You can imagine the scene: Israel is exiled in Babylon, and they have been there for seven decades. Seven decades of waiting and wondering. Seven decades for any lingering hopes of deliverance to dwindle. Seven decades asking whether God would rescue them from exile, or not. Seven decades of desperately crying out to God, only to hear nothing in return. Two generations have come and gone, but Israel is still in Babylon, beleaguered by years of disappointment.
Hanging in the background of every Israelite’s mind is the promise God made to His people before being captured and stolen away to Babylon. The promise made by the prophet Jeremiah that the exile would only be 70 years, then the people of God would return to the Promised Land (Jer 25:8-14, 29:10-14). After so many years, it would be all too easy to question whether this is true or not. But then, suddenly, the Persian empire arises and quickly sweeps through the Ancient Near East, seizing control of Babylon and its vassal territories. There’s a new king in town, but would he care about the promises made by an obscure prophet to an obscure people so long ago?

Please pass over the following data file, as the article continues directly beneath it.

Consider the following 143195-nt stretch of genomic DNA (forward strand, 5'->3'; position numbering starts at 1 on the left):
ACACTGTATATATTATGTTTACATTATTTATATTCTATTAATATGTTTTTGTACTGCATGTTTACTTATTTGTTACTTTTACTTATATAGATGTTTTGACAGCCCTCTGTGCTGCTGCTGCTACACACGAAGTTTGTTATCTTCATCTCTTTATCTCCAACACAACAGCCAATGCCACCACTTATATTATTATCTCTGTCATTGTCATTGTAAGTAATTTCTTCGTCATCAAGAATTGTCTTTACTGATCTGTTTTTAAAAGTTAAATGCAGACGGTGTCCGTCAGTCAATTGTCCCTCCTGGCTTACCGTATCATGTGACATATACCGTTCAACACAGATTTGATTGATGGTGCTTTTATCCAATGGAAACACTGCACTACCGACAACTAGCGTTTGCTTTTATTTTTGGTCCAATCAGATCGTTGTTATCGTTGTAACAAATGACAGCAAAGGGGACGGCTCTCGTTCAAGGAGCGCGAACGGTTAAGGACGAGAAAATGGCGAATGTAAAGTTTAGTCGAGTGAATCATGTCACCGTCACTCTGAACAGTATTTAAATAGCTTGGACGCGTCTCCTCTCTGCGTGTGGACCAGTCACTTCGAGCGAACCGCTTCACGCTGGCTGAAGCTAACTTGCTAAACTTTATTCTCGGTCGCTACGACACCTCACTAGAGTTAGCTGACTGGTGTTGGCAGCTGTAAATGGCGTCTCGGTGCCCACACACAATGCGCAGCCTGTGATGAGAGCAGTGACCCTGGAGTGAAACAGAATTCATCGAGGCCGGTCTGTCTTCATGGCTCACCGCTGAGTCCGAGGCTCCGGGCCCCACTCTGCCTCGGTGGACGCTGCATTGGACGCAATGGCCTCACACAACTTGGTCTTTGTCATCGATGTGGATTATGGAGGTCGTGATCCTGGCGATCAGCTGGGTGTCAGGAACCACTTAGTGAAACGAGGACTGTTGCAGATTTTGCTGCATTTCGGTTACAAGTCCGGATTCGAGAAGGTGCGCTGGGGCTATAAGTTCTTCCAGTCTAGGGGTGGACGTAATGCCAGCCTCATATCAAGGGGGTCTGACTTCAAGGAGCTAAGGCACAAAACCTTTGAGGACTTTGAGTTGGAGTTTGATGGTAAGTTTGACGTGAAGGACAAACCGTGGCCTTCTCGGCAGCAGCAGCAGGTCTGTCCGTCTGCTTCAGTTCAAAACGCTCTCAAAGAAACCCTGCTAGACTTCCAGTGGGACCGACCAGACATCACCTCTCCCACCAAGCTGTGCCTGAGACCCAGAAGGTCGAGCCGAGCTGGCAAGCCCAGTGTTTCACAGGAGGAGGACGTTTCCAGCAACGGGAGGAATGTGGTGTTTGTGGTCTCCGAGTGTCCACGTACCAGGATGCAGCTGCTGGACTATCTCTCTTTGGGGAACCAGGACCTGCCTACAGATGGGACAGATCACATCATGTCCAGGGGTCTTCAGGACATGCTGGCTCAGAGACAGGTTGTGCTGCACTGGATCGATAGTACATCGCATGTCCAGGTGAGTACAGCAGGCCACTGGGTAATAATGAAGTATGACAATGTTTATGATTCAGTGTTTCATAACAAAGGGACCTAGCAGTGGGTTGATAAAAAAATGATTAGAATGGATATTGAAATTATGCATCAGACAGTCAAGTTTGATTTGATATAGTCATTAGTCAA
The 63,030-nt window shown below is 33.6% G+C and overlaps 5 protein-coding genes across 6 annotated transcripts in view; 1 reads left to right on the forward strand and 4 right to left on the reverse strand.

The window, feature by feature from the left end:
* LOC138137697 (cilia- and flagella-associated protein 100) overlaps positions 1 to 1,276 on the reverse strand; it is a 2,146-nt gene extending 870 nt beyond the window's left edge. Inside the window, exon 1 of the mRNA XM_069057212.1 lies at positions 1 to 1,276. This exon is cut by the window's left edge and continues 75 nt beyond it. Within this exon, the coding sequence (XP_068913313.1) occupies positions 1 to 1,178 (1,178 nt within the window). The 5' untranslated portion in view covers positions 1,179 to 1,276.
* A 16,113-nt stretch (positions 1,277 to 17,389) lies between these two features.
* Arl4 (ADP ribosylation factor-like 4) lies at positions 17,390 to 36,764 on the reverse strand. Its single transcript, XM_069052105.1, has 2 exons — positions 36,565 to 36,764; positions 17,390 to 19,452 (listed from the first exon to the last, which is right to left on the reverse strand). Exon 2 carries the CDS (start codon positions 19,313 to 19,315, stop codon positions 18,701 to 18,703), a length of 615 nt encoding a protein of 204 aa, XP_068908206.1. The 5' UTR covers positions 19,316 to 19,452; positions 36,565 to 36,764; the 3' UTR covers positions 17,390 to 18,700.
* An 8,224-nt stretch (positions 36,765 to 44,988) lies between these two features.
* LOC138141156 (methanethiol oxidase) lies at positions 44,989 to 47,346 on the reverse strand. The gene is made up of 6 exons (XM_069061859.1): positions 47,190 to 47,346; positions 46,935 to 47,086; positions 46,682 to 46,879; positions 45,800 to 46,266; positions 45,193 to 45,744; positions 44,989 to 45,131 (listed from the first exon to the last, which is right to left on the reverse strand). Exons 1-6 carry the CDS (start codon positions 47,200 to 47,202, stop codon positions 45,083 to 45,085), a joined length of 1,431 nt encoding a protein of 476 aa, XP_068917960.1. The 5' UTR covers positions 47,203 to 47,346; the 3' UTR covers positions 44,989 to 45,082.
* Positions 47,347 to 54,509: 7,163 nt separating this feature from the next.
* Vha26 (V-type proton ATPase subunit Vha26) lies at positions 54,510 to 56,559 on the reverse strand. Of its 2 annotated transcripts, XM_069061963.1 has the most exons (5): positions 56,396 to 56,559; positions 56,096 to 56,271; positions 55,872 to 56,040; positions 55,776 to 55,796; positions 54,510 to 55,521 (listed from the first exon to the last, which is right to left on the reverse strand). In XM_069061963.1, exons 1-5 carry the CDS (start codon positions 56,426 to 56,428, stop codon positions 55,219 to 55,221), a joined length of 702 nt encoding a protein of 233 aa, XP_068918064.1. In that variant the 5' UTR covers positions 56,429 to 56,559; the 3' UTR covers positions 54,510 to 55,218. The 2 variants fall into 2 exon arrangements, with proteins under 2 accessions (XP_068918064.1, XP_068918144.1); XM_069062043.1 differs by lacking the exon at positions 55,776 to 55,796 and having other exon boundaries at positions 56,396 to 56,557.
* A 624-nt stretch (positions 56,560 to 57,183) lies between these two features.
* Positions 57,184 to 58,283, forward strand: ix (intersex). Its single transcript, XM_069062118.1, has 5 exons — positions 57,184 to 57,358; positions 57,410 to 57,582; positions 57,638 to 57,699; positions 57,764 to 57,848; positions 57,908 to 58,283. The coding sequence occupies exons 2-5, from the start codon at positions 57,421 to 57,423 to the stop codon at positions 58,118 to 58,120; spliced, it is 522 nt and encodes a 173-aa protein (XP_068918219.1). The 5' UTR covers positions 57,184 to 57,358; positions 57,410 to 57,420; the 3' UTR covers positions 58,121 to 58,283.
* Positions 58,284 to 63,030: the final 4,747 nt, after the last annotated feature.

Here we see the workings of God in history come to full display. The new Persian king, Cyrus, has no reason to offer the Israelites any favors, and keeping them in exile seems like a perfectly reasonable option. However, he decrees that the people of Israel be set free to return to their homeland after God stirs up his spirit (Ezra 1:1-4). Not only that, he amply supplies them to return and rebuild the temple in Jerusalem, even returning the wealth that was first plundered by Babylon (1:4; 6:5). God has answered His promise. He has not forsaken His people, but they have been in His mind all along.
This is one of the truths we must hold dearly as followers of Christ; we serve a God who always keeps His promises. He is unwavering, steadfast, and absolute. The Israelites had plenty of reasons to assume God had abandoned them, but He was always working to bring about their deliverance. In their most trying season, where Israel had every opportunity to theologically unravel, God was still there. These same people were promised a Messiah as well. However, He would not come for another 500 years, and when He did come, He did so in such a manner that only a few could believe He was the true fulfillment of the promise. We have been promised this same Messiah’s return, but here we sit 2,000 years later still longing for that promise to be fulfilled. Will we continue waiting?
During this season, we must remember that our God is a God who keeps His promises. He does not delay, and He does not forget. Just as Israel had to remember the promises God had made to deliver them, so too must we remember that our God has promised us the same. We already experience His deliverance in part by the power of Christ’s incarnation and resurrection, and we will see God’s deliverance fully realized when our Messiah comes again. But, we must continue to wait in the meantime. We continue to hope and to trust, and we do so knowing that our God is always present to us in the promises He has made.